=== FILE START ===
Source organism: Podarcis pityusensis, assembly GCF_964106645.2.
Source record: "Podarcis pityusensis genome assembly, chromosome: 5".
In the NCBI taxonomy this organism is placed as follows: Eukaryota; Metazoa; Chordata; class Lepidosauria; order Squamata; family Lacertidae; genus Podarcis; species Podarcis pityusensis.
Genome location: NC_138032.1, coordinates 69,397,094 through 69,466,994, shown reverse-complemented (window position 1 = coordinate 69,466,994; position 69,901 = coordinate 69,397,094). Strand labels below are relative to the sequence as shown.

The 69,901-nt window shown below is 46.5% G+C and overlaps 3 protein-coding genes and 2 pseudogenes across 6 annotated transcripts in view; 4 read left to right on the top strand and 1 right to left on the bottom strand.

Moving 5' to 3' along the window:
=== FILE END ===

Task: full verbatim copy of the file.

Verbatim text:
Source organism: Podarcis pityusensis, assembly GCF_964106645.2.
Source record: "Podarcis pityusensis genome assembly, chromosome: 5".
In the NCBI taxonomy this organism is placed as follows: Eukaryota; Metazoa; Chordata; class Lepidosauria; order Squamata; family Lacertidae; genus Podarcis; species Podarcis pityusensis.
Genome location: NC_138032.1, coordinates 69,397,094 through 69,466,994, shown reverse-complemented (window position 1 = coordinate 69,466,994; position 69,901 = coordinate 69,397,094). Strand labels below are relative to the sequence as shown.

The 69,901-nt window shown below is 46.5% G+C and overlaps 3 protein-coding genes and 2 pseudogenes across 6 annotated transcripts in view; 4 read left to right on the top strand and 1 right to left on the bottom strand.

Moving 5' to 3' along the window: